Whilst the SA-1 network was only deployed around Moscow, with the advent of the SA-2 the Soviets began a widespread deployments with rings of sites surrounding major cities and strategic sites, and vast belts of sites along the borders. In many respects this was simply the Soviet equivalent of the US’ Nike-Ajax/Hercules and BOMARC SAM networks. The SA-2 was augmented by the shorter ranged but more advanced SA-3 system, which was deployed both tactically, and at fixed sites by the air force.

    The SA-2 Network, now defunct:



    Key to border deployment. Note that these are my groupings and do not reflect the Soviet organization of these assets:
    A. Kola peninsula and Severodvinsk area. Major naval bases including ballistic missile submarine bases.
    b. Baltic coast. Baltic states now independent.
    c. Belarus and Ukrainian border with Warsaw Pact.
    d. Ukrainian coast. Covering NATO ingress routes from Greece and Turkey.
    e. Crimea. Major naval and aviation bases. Strategic location.
    F. Eastern Black Sea coast. Covering NATO ingress routes from and Turkey.
    G. Caucasus states. Covering NATO ingress routes from Turkey, and US Ally (until 1978) Iran.
    H. The Great wall of USSR.

    The arctic north was generally not covered by SA-2 sites. The border with Finland also appears to be sparsely covered.

    SA-10A Grumble (S-300PT)

    A handful of SA-10A sites remain operational and it seems reasonable to assume that significant stocks and equipments remain in reserve. There are 3 active sites around Severodvinsk in NW Russia, and 2 around Novosibirsk in central-southern Russia.





    SA-10B Grumble (S-300PS)
    The successor of the S-300PT is the S-300PS (SA-10B). As well as a general upgrade in missiles, radars and other equipment, this system features the now synonymous Maz 8x8 TEL

    The S-300PS uses the 36D6 ‘Tin Shield’ surveillance radar which can be mounted on top of a mast for better coverage:




    SA-20 Gargoyle (S-300PM)
    The Russian service equivalent to the infamous S-300PMU export series, the S-300PM is an incremental update of the SA-300PS. In Russian service the S-300PM can be differentiated from the S-300PS by use of a towed TEL rather than the Maz 8x8 truck.





    S-300PMs are concentrated around Moscow, in a ring. The density of advanced air defences here is unparalleled in the entire world.



    The S-300PM also uses the more advanced Big-Bird radar rather than Tin Shield.




    Around Moscow, the Big Bird radars are often mounted on tall towers to greatly increase radar coverage, particularly against low flying targets. The radar sites are often close to, but separate from, the launch sites. A single Big Bird radar can serve multiple batteries, and/or all of the Big Bird radars are consolidated into a single air picture.


    The towers are 30m in height, and are also employed with the Tin Shield radar and other, older radars.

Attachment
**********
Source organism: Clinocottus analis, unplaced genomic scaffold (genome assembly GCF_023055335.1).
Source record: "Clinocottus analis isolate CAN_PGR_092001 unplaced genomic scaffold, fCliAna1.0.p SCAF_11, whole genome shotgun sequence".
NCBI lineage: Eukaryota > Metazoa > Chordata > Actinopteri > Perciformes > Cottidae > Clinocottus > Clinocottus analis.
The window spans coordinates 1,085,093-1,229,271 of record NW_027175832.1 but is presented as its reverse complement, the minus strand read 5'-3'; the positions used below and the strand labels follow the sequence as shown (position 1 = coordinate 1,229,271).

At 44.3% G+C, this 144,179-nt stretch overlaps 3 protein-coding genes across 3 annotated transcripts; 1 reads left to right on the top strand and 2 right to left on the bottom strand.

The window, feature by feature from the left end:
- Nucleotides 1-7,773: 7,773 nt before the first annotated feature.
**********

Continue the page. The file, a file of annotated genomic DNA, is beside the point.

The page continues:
SA-21 Growler (S-400)
    The latest and most potent SAM system in RuAF service, the S-400 Triumf is an incremental improvement on the previous S-300P series (see below). Externally the main difference



    The only operational Growler site confirmed as of early 2010 is on the West side of Moscow within the Gargoyle SAM belt, near the town of Elektrostal. The site is not covered by sufficiently recent imagery in Google Earth but has been identified as a former SA-1 site.



    Operational SA-21 sites only appear to have the legacy S-20 48N6DM missile, but a longer ranged (400km) is in testing and the active-radar homing 9M96 missiles can also be used.


    Gammon
    The S-200 (SA-5 Gammon) missile system was introduced in the 1960s to complement the already old SA-2. The Gammon is most notable for its extreme range of 250km, although that is against high-flying non-maneuvering targets. The Gammon was thus seen as an “AWACS killer” especially when deployed by countries like Syria and Libya. In defence of Russia it was more useful against the expected streams of B-52s. It was in part because of missile systems that NATO heavy bombers started the low-level doctrine (B-1B, Vulcan). Operationally Gammon had some limitations inherent in building a missile with such range in the 1960s – it was massive and immobile. Like the older SA-2 the Gammon was deployed in fixed sites with rings of 6 launchers, although two rings were generally employed thus 12 ready to fire missiles per site.



    After the collapse of the Soviet Union the SA-5 was generally withdrawn from service and many sources suggest it has been retired from Russian service altogether. There remains at least one SA-5 site in Russia, clearly visible on Google Earth near Kaliningrad:



    The Kaliningrad SA-5 site covers much NATO territory including NE Poland, and most of Latvia. Kaliningrad Oblast is an exclave of Russia with no direct border with the rest of Russia. It is heavily defended with SAMs and air bases.

    Another site in the far north of Russia which is now deactivated:



    Distribution of SAM network